And Colm Magee from the NEC explained it is possible to take your duty to fund-holders seriously and make sound ethical decisions. The UNISON pension fund, of which he is a trustee, has introduced a policy to ensure the fund makes socially responsible investments, and screens out investments in the arms trade.

Conference also instructed the executive to ensure UNISON reps on local authority pension funds are trained in social, environmental and ethical investment.

A timeline of BAE Corruption

Timeline: BAE corruption probe

Arms deals with Saudi Arabia have been worth billions to the UK
The furore over the SFO's decision to drop a corruption probe into a £6bn arms deal with Saudi Arabia is the latest twist in a 20-year saga.

Defence Secretary Michael Heseltine signs the first phase of the Al Yamamah arms deal with the Saudi government.

The deal covers the supply and support of Tornado and Hawk jets and a massive airbase construction programme, and is estimated to be worth £50bn.

A further formal understanding concerning Al Yamamah is signed between the UK and Saudi Arabia.

Saudi Tornado jets fly alongside RAF Tornado bombers in the First Gulf War.

May 2004
The Guardian newspaper alleges that BAE Systems has won the deal with the aid of a secret slush fund.

It claims Ministry of Defence police are investigating payments totalling £60m made during the course of the Al Yamamah deal by BAE Systems.

November 2004
BAE Systems confirms it is being investigated by the Serious Fraud Office (SFO), but strenuously denies any wrongdoing.

December 2005
BAE Systems confirms it has agreed to supply Saudi Arabia with 72 Eurofighter jets.

Talks to finalise the deal continue throughout 2006.

1 December 2006
French planemaker Dassault confirms it is in talks to sell the Rafale, a key rival to the Eurofighter, to Saudi Arabia.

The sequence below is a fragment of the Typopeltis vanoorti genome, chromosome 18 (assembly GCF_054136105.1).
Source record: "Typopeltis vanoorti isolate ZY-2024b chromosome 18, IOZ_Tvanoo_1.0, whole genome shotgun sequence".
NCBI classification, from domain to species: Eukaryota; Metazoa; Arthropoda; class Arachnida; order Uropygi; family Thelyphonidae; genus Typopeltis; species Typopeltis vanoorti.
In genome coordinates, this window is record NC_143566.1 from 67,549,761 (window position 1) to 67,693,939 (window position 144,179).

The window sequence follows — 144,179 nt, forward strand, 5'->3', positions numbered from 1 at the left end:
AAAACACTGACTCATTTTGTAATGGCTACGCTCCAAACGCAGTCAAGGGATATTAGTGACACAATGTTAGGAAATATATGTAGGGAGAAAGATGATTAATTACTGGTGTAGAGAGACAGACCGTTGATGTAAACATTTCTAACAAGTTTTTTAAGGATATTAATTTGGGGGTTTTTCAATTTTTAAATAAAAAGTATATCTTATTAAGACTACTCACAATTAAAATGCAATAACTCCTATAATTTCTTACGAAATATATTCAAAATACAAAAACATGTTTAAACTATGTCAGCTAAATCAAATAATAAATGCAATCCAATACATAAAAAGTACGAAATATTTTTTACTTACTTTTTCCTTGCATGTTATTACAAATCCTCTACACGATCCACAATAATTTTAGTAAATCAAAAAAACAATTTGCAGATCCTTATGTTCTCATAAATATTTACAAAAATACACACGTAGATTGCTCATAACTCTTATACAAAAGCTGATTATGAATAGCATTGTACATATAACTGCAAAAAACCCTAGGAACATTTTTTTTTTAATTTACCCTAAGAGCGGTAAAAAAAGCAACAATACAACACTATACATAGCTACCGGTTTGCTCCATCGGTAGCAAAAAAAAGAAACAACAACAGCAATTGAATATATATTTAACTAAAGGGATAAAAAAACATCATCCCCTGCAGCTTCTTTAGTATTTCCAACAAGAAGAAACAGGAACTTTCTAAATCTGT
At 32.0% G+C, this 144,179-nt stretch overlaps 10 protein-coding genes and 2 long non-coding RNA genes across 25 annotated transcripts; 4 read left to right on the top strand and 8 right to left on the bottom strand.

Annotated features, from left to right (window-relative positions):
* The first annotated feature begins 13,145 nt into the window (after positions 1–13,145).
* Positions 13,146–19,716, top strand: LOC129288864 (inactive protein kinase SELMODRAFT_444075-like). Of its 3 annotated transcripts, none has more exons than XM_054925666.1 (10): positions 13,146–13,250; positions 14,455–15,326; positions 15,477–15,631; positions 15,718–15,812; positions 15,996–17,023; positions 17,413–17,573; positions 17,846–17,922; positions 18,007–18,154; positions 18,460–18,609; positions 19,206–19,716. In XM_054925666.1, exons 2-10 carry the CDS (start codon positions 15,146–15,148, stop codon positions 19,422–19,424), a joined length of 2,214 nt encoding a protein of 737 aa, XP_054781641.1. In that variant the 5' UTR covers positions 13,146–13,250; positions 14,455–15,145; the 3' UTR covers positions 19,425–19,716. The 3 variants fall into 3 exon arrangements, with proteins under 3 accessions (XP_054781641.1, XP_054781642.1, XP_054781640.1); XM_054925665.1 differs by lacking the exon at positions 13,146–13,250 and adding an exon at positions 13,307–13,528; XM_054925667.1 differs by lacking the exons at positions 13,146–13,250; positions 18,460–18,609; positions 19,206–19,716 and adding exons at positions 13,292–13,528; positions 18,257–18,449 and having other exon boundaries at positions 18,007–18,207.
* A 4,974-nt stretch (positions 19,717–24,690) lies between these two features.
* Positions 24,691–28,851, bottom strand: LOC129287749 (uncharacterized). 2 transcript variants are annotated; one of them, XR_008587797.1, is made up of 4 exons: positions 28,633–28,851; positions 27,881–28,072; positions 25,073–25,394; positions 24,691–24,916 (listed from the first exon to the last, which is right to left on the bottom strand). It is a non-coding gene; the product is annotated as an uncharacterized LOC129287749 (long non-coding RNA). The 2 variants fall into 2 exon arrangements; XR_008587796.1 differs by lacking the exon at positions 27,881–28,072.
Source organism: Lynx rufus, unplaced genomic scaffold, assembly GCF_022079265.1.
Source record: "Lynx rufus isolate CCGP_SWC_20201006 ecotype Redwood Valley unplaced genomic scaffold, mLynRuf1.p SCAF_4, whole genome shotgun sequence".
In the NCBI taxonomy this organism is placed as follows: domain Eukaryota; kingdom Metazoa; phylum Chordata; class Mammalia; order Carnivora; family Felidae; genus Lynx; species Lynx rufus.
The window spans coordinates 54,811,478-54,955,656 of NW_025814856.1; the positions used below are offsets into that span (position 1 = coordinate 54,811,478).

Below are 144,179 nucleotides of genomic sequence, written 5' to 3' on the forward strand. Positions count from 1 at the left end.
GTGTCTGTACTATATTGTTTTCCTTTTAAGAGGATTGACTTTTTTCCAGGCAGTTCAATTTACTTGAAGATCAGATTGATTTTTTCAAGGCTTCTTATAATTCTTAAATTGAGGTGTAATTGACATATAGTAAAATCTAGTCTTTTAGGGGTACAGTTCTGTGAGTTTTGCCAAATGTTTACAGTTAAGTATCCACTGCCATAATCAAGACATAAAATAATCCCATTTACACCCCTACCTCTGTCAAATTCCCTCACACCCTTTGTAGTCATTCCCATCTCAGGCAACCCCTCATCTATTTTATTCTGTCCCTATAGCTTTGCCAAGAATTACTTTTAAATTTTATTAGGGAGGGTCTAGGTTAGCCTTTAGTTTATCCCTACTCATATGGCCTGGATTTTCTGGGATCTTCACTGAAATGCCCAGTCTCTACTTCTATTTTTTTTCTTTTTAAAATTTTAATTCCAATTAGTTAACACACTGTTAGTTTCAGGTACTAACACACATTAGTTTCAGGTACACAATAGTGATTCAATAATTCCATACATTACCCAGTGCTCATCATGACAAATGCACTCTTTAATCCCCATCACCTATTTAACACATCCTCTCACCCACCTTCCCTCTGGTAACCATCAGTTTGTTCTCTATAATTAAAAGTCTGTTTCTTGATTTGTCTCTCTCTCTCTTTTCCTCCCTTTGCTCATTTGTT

BAE Systems admits that talks with Saudi Arabia over the Eurofighter deal have slowed down.

14 Decempber 2006
The Attorney General, Lord Goldsmith, announces that the SFO is dropping its investigation.

6 January 2007
Saudi Arabia's Defence Minister Crown Prince Sultan bin Abdul Aziz Al Saud says the country is looking forward to gaining delivery of the 72 Eurofighter jets "very soon".

17 January 2007
OECD says there are "serious concerns" about the British probe being dropped.

29 April 2007
MPs warn that Britain's reputation for fighting corruption may have suffered "severe damage" because of the dropping of the fraud inquiry.

7 June 2007
A BBC investigation finds that ex-Saudi ambassador to the US, Prince Bandar bin Sultan - who negotiated a £40bn arms deal between Britain and Saudi Arabia - received secret payments for over a decade.

Prince Bandar "categorically" denies receiving any improper payments and BAE says it acted lawfully at all times.

8 June 2007

The attorney general, Lord Goldsmith, denies claims in The Guardian newspaper that he concealed from an international anti-bribery watchdog the existence of secret payments to a Saudi prince.

11 June 2007

The BBC learns that Lord Woolf, the former Lord Chief Justice of England and Wales, will head an independent review of business practices at BAE.

26 June 2007

BAE says it is the subject of an anti-corruption probe by the US Department of Justice that will look at its compliance with anti-corruption laws including its business "concerning the Kingdom of Saudi Arabia".

BAE contribute to Tanzania's debt

by Deus Kibamba of the Tanzanian Gender Networking Programme

Another scandal is rooming in a country so poor that resources are hardly available for social services even as key as education, health and water. In the new row, involving a well established UK bank and BAE, the UK’s biggest arms supplier, Tanzania was robbed off $ 12 million (more than 15 billion Tanzanian shillings) being the amount secretly paid out as commission to middlemen in the deal.

In this deal, BAE Systems allegedly inflated the price tag of a controversial military air traffic control radar system from an estimated $ 28 million to $40 million representing a figure close to 30% of inflated costing of the contract value in a single deal. This appears to be one of the most serious corruption cases that faces Tanzania today.